AAA Games are Getting Too Fat

It’s hitting the point where companies are turning over their financial years, meaning that for those publicly traded we get a nice look at how healthy they actually are. For a lot of the big name companies, those finances aren’t looking too good. SquareEnix posted a massive loss for the year, EA’s finances were bad enough that their CEO resigned, companies are falling all over the place, and the picture’s only going to get darker as more and more companies report in. But what’s the problem, exactly? Their games do seem to be selling well. Where is all that money going?

Do you remember when it was considered a major milestone for a game to sell a million copies? I remember. Seems like it was a long time ago. I was a mere teenage heartthrob then, I wonder what I’d think of the market now. Just on Square Enix’s side, we have Tomb Raider selling an expected 3.4 million copies, Hitman Absolution 3.6 million, and Sleeping Dogs 1.75 million of physical copies alone, and they’re all considered failures, enough so to tank the company’s finances. AAA games are selling very well. Think of all the developers who would kill for 3.6 million sales. Yet they’re still losing money like a salaryman in Vegas.

Dead Space 3 famously had to sell 5 million copies to hit its break-even point, a mark it now seems certain it’s going to miss. It does highlight the source of the problem, though. AAA games, the games developers are throwing all their development and marketing dollars behind, are getting waaaaaaaay too expensive. Sales may be great, but the amount they need to sell to cover costs is just getting ridiculous.

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Why is EA really the Worst Company in America?



While you weren’t watching, history was quietly made today.  Video game company EA has achieved something no organization has ever done before.  Through dedication, hard work, and a complete and utter commitment to the cause, EA has become the first company to win the Consumerist’s Worst Company In America  award twice in a row.

But why are they the Worst Company In America?  After all, as EA itself has pointed out, it’s rated against companies that actively ruin lives and steal from their customers.  Some of the other companies that were in the running actually make the world a worse place in a very practical manner.  Can a company who limits its activities to the video game industry which, internet drama aside, can’t really affect the public in the way Bank of America can be truly deserving of the title “Worst Company in America?”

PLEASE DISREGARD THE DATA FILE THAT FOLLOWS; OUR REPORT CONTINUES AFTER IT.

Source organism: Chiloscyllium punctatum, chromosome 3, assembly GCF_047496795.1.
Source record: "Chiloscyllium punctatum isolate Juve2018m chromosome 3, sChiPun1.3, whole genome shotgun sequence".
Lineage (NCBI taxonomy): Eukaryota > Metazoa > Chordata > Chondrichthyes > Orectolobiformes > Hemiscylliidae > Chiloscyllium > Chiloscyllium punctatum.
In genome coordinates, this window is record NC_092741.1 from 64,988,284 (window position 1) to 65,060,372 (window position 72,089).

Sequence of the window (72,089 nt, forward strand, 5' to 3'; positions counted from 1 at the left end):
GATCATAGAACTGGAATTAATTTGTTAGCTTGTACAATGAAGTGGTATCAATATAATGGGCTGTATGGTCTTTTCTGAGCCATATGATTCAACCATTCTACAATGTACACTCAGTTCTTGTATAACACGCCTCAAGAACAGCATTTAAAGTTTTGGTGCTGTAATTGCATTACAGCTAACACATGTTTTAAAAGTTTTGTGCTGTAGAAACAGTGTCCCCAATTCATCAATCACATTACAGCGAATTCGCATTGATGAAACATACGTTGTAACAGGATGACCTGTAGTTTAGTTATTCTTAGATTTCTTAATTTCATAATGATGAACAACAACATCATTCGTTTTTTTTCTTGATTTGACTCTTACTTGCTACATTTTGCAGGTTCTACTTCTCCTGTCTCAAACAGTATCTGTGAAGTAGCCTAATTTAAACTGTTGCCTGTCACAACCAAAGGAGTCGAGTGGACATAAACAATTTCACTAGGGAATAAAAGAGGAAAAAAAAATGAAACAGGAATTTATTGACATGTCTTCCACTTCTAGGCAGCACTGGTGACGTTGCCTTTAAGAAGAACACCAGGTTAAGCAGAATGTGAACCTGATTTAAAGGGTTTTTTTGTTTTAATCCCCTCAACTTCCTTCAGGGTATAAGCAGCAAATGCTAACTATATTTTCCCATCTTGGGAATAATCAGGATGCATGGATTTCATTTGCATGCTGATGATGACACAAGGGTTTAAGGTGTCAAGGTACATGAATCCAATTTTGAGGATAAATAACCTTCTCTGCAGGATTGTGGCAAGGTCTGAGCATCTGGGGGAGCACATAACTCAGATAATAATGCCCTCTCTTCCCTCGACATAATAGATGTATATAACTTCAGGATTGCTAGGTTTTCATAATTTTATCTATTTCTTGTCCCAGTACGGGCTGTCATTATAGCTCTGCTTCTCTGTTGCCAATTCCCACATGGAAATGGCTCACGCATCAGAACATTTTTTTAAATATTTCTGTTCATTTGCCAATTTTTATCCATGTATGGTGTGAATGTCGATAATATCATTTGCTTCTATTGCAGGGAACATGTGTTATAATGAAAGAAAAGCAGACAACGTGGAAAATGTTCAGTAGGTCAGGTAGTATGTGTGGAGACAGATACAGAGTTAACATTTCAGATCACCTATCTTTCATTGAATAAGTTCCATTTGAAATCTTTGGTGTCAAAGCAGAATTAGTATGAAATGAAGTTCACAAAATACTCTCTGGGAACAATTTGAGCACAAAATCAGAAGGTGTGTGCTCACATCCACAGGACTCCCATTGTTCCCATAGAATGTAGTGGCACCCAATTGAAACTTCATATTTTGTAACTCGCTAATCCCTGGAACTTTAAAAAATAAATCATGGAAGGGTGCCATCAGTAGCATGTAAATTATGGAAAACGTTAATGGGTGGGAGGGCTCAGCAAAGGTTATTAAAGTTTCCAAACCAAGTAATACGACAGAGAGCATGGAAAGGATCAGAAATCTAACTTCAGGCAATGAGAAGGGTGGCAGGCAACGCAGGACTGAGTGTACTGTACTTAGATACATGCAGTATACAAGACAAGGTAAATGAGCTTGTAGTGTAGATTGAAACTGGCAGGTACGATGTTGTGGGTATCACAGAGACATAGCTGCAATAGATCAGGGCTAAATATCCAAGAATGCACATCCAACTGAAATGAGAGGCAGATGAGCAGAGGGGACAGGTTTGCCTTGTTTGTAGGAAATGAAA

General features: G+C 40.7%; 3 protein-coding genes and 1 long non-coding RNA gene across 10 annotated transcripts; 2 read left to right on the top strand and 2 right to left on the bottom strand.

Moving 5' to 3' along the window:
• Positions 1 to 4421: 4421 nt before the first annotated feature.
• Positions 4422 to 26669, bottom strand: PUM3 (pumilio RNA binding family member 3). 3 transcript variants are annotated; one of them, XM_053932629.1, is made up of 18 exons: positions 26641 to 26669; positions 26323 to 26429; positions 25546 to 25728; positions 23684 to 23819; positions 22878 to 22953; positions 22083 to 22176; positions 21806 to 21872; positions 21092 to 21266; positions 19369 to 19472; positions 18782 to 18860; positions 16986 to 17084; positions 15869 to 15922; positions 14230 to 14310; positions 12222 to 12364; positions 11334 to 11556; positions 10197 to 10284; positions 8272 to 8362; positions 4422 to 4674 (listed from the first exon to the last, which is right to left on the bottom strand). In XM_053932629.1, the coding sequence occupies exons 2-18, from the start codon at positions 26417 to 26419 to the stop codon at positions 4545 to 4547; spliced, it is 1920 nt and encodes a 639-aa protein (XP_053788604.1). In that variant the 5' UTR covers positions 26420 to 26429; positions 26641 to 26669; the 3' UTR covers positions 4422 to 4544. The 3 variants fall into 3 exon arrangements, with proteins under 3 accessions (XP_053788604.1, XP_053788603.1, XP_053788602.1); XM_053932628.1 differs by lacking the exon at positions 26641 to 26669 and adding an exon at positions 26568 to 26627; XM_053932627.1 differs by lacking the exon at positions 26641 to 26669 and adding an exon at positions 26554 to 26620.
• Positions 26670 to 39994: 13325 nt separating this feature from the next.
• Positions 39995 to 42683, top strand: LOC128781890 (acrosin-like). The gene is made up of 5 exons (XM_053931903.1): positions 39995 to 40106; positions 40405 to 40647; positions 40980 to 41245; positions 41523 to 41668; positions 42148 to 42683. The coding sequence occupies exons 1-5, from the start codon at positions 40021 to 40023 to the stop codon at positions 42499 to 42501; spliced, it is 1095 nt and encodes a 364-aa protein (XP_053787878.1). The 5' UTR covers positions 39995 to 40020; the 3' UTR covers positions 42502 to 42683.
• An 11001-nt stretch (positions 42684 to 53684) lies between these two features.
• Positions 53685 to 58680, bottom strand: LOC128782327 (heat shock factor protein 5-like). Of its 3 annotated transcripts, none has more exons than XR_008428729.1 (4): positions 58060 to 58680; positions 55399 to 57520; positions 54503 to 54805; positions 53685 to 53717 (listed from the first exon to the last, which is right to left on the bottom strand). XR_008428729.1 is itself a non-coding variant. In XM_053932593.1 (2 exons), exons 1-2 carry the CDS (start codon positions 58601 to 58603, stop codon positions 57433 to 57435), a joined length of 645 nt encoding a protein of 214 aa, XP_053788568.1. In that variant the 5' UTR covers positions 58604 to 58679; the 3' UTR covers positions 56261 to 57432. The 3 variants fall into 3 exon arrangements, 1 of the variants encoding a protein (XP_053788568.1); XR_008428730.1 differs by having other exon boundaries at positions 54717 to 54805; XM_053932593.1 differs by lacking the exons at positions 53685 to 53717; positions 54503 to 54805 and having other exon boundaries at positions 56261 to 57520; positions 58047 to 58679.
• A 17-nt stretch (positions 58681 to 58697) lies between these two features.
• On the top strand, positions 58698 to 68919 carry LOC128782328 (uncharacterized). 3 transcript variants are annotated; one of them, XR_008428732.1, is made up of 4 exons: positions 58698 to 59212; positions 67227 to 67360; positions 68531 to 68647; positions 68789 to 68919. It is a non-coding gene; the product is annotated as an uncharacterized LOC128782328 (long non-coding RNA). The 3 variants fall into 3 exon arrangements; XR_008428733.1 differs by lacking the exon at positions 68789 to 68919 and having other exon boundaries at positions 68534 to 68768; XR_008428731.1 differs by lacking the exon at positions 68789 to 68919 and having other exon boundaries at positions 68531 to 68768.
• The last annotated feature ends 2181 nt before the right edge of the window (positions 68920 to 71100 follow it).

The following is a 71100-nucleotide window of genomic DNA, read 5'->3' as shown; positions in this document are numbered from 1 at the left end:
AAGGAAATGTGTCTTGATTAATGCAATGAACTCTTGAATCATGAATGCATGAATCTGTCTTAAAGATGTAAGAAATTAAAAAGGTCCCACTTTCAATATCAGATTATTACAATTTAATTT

Hell yes.  And here’s why.

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Developers Say the Darndest Things: Cliffy B on Microtransactions and Some Other Stuff Too, I Guess.


If you’ve been paying attention to the internet video games journalism scene lately, there’s been a fair bit of game news assaulting your eyeballs.  We’re waking up from the post-Christmas slump, and some real announcements are starting to get made.  One of those announcements comes courtesy of Electronic Arts, fresh off of the microtransactions in Dead Space 3.  Now, EA spent some time backpedaling from this statement earlier today, but as of late February, word from their CFO was that all their games are going to include microtransactions, those fun little things where you pay money on top of your original purchase price of the game to get a number changed in their system that works out to your benefit.

Now, as you may expect, the gaming community isn’t displeased with this.  I think the official word on the Dead Space 3 microtransactions is that they’re “not that bad,” but it’s still not something gamers are wanting to see more of.  So yeah, we’re not happy with it.  And when we’re not happy about something, we’re very, very good at talking to each other about it on the internet.  Sometimes we use angry words, even.  Words that might make some people cry.  Well, Cliff Bleszinski, designer for the Gears of War series and a bunch of other games I may try out some day but not really, decided that instead of crying, he was going to use some words of his own!  And he did!  You can read them here.  He likes microtransactions.  And seems to think that… you should shut up about them maybe?  He goes off in a couple different directions in that post, and it kind of hurts the coherent point he may have been trying to make.  But he said some things!  And I think he’s missing the point in a lot of the things he says.  Luckily for me, I have a blog!  That makes me eminently qualified to provide my own commentary on his post!

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